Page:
There can’t be a compilation of music from Louisiana without some zydeco. It comes courtesy of Vorris (Shorty) Leblanc and All The Sugar Bees. He’s a talented accordionist who made his name playing with the Venicor Brothers. By the late fifties, Vorris was the singer with Cleveland Crotcher’s Hillbilly Ramblers. He featured on their classic Midnight Blues. After that, his solo career began. Kaw Liga was a cover of a Hank Williams song, that was released on Goldband Records. This is a previously unreleased stomping track, that was recorded at J.D. Shuler’s studios. It’s a tantalising taste of zydeco from Vorris (Shorty) Leblanc and All The Sugar Bees.
Back in 1962. Norman Wood released Black Lake Boogie on Tamm. Penned by Norman Wood, there’s briefly a nod to Bill Haley and The Comet’s Rock Around The Clock. Black Lake Boogie is thought to be Norman’s only record. Norman’s wandering vocal is accompanied by a tight, talented band. They play their part in an antediluvian slice of rockabilly.
Warren Storm is another artist who features twice on Boppin’ By The Bayou-Made In The Shade. He’s a familiar face to veterans of the Boppin’ By The Bayou series, having featured on every instalment. No wonder. Whether it’s playing drums or singing, Warren goes down a Storm. That’s the case on his version of Clifton Chernier and Jerry West’s Hey Ma Ma. Not only does he keep a jazz-tinged beat, but delivers a needy, pleading vocal. Accompanying him are braying horns and a pounding piano. It’s a musical masterclass. This Storm hasn’t blown out. He makes a welcome return on the previously unreleased Crowley Stomp. Never has a track been so aptly titled.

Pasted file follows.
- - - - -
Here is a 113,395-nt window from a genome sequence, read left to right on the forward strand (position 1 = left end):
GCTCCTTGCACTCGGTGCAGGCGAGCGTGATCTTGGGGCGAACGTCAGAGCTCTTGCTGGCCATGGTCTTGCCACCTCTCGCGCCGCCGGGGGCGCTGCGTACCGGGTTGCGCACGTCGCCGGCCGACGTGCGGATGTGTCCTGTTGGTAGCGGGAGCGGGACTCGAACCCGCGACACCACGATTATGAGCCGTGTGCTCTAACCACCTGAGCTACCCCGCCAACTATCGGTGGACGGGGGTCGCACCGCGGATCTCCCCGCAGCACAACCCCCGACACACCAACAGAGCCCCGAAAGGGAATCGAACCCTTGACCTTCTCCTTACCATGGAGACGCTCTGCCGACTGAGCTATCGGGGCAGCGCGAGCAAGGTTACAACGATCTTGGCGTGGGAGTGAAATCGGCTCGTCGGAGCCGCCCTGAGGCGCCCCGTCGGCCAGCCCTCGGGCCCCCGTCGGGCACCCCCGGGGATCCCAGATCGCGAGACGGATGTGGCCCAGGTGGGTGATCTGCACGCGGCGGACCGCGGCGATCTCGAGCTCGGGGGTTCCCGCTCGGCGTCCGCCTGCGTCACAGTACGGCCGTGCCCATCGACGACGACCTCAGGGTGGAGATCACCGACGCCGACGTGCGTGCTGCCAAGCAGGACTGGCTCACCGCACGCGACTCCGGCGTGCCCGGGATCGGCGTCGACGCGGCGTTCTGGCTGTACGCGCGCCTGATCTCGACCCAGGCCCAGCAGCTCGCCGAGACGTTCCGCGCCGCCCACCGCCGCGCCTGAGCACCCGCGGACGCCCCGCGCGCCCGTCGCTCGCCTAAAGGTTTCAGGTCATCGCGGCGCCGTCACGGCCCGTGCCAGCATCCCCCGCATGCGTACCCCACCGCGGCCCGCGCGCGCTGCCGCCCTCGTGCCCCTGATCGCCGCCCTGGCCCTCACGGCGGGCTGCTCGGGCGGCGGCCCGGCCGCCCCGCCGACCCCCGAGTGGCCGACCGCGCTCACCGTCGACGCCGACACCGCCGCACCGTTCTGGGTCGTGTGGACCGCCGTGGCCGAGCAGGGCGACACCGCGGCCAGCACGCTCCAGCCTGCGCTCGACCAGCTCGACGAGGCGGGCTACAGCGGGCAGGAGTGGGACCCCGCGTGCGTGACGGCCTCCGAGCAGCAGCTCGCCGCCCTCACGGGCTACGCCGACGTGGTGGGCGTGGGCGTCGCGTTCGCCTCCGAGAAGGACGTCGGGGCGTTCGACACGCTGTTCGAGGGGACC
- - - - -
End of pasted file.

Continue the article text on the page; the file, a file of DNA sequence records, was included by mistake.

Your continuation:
The version of Frankie Lowery’s Hey Little Girl on Boppin’ By The Bayou-Made In The Shade has never been released before. It’s an alternate take of a single released during Frankie’s short and sadly, unsuccessful time at Columbia. This slice of rockabilly was recorded at J.D. Miller’s studio. On its release, it never troubled the charts. Despite that, Frankie went on to enjoy a long career. That’s no surprise, given how good a voice he has.
My final choice from Boppin’ By The Bayou-Made In The Shade is Paul Marvin’s Cinderella. He’s another artist who we know very little about. What we do know, is he certainly didn’t lack talent. That’s apparent on the previously unreleased Cinderella, which epitomises everything that’s good about New Orleans rock ’n’ roll.